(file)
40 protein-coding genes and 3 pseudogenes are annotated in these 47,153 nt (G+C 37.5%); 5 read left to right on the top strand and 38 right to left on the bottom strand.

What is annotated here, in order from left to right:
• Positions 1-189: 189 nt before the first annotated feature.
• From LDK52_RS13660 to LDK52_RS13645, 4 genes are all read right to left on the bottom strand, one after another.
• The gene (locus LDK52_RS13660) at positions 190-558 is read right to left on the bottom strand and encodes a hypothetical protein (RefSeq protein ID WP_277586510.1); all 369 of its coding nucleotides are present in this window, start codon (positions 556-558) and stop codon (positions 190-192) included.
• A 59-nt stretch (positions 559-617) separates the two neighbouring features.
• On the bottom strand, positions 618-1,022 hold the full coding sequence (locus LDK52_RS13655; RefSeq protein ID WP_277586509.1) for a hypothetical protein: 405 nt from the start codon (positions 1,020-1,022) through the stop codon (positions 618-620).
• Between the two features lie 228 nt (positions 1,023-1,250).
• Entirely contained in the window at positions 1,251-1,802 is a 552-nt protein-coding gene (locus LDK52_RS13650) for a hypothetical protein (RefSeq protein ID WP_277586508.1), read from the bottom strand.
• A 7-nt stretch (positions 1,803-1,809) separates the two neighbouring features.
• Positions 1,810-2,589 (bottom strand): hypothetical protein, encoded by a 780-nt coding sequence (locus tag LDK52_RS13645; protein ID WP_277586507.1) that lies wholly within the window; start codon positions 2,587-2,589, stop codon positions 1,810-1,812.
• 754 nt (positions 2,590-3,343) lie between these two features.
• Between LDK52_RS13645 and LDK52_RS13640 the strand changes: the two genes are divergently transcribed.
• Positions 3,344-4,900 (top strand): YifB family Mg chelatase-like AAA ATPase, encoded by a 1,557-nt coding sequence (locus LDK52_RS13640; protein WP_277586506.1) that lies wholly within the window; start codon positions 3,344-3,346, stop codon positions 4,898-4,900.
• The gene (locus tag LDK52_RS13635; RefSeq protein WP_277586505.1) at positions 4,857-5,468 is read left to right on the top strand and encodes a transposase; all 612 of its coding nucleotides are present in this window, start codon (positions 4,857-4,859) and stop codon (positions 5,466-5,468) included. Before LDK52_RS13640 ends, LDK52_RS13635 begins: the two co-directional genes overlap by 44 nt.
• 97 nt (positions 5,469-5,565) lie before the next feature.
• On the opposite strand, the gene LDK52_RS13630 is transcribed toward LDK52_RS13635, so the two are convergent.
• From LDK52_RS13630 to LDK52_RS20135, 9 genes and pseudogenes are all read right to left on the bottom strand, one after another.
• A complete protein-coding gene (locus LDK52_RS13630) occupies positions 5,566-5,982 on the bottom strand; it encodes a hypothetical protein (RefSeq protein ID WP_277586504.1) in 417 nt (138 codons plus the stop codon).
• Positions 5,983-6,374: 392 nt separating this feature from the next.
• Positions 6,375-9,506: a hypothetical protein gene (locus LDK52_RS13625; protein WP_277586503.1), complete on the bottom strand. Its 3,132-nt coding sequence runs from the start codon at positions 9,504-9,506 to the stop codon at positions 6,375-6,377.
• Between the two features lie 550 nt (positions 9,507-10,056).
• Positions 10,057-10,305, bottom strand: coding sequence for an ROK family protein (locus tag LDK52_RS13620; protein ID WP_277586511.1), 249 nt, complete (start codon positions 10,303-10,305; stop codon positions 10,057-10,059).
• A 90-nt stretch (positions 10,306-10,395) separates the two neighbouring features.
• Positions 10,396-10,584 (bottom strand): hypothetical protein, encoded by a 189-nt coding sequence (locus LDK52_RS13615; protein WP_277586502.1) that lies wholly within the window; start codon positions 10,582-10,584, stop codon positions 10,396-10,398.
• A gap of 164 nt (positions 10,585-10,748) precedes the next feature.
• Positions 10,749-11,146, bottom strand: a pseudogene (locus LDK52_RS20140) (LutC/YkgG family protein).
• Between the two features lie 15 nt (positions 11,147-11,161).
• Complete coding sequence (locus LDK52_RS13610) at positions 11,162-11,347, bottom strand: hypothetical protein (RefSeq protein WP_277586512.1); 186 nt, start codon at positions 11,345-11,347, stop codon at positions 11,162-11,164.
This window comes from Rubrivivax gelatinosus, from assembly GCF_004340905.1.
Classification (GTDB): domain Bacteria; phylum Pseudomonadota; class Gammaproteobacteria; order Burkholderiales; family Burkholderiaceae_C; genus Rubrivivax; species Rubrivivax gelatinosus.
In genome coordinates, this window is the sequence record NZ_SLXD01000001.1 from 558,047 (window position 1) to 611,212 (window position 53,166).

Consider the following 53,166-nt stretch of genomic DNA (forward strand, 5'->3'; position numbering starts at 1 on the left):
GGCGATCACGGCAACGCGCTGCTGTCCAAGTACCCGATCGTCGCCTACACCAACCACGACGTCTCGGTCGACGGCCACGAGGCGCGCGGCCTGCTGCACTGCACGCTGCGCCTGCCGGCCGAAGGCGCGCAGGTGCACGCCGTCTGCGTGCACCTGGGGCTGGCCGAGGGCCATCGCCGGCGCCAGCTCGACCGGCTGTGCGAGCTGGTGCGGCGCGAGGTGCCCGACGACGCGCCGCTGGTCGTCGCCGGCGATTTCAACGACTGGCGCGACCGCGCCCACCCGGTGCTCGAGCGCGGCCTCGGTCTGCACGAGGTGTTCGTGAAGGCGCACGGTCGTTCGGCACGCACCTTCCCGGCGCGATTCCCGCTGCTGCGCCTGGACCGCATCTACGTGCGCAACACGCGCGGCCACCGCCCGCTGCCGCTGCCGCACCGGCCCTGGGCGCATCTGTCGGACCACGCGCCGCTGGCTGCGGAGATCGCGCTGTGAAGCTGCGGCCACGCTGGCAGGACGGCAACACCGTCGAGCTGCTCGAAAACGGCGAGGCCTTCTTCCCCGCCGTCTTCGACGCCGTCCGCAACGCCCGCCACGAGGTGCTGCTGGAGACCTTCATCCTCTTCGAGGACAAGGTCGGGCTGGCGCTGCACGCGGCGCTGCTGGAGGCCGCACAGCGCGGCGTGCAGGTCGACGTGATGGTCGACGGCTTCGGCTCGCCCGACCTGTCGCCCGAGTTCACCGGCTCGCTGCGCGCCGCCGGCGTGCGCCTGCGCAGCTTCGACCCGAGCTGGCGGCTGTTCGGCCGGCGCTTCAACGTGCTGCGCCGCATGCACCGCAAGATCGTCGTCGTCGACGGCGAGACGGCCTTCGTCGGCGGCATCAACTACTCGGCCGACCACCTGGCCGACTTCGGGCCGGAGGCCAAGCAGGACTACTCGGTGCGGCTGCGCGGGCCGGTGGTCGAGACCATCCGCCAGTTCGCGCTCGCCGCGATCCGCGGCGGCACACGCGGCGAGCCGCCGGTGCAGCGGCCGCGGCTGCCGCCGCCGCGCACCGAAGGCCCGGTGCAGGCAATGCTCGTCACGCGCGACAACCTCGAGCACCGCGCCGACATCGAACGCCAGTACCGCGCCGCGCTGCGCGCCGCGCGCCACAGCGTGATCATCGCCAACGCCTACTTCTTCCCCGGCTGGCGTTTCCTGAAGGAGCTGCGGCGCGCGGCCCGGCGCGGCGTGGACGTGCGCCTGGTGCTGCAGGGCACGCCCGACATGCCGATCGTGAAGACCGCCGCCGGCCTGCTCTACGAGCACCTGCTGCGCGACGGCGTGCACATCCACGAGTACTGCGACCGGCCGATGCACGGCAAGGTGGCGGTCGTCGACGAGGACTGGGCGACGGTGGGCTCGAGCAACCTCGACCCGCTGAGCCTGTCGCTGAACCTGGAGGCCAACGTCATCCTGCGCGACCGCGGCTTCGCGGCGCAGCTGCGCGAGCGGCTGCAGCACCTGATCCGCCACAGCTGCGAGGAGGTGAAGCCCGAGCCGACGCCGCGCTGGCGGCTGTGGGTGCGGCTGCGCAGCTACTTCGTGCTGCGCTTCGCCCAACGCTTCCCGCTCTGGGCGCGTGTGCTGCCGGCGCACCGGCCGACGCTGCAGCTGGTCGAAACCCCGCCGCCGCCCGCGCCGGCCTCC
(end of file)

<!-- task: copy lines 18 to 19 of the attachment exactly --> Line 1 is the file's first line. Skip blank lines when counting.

• From LDK52_RS13630 to LDK52_RS20135, 9 genes and pseudogenes are all read right to left on the bottom strand, one after another.
• A complete protein-coding gene (locus LDK52_RS13630) occupies positions 5,566-5,982 on the bottom strand; it encodes a hypothetical protein (RefSeq protein ID WP_277586504.1) in 417 nt (138 codons plus the stop codon).